Boston officials are offering to pay new landlords to keep their apartments affordable.
The Walsh administration Tuesday will announce a $7.5 million program to help community groups and small landlords buy apartment buildings, if they agree to keep existing tenants in place and maintain rents at levels that low- and moderate-income tenants can afford.
The program will try to counter the wave of changes in neighborhoods around the city, where investors are buying buildings, pushing out tenants, and dramatically increasing rents. Tenant groups have been lobbying the city for additional protections for renters and other efforts to keep Boston’s existing housing stock affordable.
And city officials say they agree.
“The administration is extremely concerned about displacement,” said Sheila Dillon, chief of housing for Mayor Martin J. Walsh. “Tenants have lived in these buildings for years, for decades, and they’re being pushed out. We need to come up with strategies to address this.”
The new program would provide a loan of up to $75,000 per unit to help affordable housing developers and small private landlords compete with market-rate investors to buy occupied apartment buildings. In exchange for the city financing, the new owners would have to agree to keep 40 percent of the units affordable to low- and middle-income renters for 50 years, and that no tenant in good standing will be evicted.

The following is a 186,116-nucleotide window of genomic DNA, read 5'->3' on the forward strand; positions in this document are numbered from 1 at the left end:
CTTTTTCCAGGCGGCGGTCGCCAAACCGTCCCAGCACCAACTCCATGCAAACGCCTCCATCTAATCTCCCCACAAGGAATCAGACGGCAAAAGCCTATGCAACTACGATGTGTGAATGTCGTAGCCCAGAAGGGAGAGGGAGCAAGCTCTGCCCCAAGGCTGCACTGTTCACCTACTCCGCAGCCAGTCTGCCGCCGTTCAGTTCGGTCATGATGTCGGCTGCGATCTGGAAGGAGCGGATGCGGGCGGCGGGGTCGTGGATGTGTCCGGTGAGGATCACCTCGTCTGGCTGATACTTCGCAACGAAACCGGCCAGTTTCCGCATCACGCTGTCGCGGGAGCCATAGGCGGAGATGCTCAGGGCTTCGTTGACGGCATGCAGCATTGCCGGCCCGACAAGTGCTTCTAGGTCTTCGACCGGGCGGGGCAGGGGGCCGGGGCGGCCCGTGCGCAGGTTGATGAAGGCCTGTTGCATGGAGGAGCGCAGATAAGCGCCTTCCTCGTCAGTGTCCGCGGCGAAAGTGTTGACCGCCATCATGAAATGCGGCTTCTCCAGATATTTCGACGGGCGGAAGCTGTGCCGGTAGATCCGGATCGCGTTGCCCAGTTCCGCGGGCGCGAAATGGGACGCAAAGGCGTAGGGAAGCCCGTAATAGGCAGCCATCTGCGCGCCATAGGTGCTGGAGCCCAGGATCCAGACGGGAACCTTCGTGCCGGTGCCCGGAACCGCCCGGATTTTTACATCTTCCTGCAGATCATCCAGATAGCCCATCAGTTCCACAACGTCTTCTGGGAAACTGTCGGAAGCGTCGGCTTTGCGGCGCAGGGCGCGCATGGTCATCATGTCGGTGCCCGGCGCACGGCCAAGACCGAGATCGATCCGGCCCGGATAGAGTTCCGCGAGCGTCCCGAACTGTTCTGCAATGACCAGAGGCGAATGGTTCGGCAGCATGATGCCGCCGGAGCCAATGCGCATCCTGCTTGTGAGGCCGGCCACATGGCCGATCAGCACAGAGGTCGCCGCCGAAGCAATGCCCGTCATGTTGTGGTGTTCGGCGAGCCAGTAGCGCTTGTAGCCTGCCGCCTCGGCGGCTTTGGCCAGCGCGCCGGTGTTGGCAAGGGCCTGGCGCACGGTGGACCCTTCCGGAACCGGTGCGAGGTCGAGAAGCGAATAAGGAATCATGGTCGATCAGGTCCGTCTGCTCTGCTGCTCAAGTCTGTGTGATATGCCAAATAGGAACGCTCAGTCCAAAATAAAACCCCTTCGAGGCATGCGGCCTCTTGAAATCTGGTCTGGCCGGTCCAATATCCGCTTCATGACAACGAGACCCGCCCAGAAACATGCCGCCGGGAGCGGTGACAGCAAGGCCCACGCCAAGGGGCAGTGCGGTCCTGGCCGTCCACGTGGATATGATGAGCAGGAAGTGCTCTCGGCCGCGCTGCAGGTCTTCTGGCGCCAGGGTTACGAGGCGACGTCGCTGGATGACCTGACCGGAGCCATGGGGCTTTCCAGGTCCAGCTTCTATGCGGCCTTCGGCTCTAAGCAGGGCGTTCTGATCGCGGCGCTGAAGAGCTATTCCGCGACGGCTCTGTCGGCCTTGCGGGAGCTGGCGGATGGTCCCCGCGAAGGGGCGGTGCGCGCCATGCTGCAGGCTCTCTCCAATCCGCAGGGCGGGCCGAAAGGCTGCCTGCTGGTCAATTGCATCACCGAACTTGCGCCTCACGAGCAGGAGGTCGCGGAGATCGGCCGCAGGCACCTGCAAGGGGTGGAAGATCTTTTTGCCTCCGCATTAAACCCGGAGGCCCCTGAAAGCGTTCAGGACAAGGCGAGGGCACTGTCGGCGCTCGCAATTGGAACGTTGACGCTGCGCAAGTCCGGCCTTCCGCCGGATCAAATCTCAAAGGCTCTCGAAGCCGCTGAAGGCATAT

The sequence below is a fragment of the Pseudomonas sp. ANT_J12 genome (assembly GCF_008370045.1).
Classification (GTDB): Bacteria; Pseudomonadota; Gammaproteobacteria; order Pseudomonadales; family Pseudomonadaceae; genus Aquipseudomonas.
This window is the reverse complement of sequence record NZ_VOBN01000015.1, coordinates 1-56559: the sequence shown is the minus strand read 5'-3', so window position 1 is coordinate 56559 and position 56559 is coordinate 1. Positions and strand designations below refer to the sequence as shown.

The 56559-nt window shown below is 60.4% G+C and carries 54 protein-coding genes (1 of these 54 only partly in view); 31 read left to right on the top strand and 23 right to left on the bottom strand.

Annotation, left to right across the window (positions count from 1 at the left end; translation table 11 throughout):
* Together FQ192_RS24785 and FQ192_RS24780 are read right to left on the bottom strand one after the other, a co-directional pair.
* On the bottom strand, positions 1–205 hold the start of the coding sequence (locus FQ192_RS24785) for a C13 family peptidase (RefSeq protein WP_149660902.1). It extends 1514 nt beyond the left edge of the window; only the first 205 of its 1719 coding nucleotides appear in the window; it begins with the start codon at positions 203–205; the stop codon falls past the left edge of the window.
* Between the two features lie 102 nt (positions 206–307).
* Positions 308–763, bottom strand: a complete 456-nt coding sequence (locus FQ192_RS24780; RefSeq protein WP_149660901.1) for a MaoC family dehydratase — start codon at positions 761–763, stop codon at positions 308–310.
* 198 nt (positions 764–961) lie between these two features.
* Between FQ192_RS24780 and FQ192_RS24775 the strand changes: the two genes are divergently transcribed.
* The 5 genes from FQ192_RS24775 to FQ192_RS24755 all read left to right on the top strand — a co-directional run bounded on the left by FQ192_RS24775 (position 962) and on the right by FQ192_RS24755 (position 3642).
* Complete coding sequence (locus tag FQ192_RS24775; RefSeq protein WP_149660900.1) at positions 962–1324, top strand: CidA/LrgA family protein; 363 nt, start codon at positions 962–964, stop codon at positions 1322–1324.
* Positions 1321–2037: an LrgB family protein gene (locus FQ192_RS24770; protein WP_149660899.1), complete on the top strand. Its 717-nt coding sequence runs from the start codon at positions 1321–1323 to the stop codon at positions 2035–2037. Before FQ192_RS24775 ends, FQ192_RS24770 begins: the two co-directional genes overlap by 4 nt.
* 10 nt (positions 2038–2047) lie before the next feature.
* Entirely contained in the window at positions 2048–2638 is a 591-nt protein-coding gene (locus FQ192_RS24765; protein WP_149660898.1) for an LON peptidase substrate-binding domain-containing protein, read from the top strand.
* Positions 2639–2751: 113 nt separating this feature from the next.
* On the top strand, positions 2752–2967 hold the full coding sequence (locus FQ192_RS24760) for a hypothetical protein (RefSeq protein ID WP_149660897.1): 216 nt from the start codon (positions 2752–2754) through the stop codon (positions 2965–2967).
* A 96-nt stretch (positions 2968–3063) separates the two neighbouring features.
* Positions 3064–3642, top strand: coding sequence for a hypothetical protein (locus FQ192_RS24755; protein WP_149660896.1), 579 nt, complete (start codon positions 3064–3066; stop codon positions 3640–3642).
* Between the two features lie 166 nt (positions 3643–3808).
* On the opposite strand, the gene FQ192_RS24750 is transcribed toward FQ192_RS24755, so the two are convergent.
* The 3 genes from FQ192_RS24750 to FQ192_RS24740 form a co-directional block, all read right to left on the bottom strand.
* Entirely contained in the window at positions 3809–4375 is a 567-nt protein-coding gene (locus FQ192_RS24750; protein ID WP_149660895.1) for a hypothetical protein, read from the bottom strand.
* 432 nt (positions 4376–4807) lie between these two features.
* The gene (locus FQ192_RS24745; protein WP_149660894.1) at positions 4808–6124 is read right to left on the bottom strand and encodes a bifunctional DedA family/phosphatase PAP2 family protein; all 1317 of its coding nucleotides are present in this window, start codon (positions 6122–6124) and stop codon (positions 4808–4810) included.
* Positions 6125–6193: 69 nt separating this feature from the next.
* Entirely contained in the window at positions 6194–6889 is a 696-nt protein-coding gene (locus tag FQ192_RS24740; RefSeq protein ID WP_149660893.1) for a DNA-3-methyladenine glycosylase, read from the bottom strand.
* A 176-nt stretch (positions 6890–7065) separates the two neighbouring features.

The money, she said, could help make it possible for community groups to buy more buildings and keep them affordable. Housing advocates agreed, though they noted that in some fast-changing neighborhoods, even $75,000 a unit doesn’t go all that far.
“The general reaction I hear from affordable developers we’ve talked with is, ‘That’s really interesting, but I don’t know if it works at $75,000,’” said Steve Meacham, organizing coordinator with tenant-rights group City Life/Vida Urbana. “Given that rents have to be affordable for 50 years, you have less to play with in terms of how much you can offer.”
Still, Meacham said the program could make a real difference in neighborhoods such as East Boston, where his group and others are organizing renters facing eviction, and pushing owners to sell their buildings to local nonprofits instead of clearing out tenants.
“Anything that makes it easier to acquire these buildings helps,” Meacham said.
Right now, the project is a one-time effort, with $7.5 million enough to fund about 100 units. The money is coming from a city affordable housing pool that developers pay into when they build new market-rate apartments and condominiums. If successful, it would be renewed in future years.
Meanwhile, Dillon said the Walsh administration is still reviewing a so-called “just cause eviction” law, which requires landlords to meet certain conditions if they want to evict tenants, such as nonpayment of rent. The measure is now before the City Council. Landlords say it would make it hard to evict renters under any circumstances, driving up rents in other properties and slowing real estate investment.
Meacham said the city should be broadly discouraging building owners who use mass eviction as part of their business model.
“We support anything which says ‘We’re not going to make that easy for you,’” he said. “We consider all of it to be part of a well-integrated strategy.”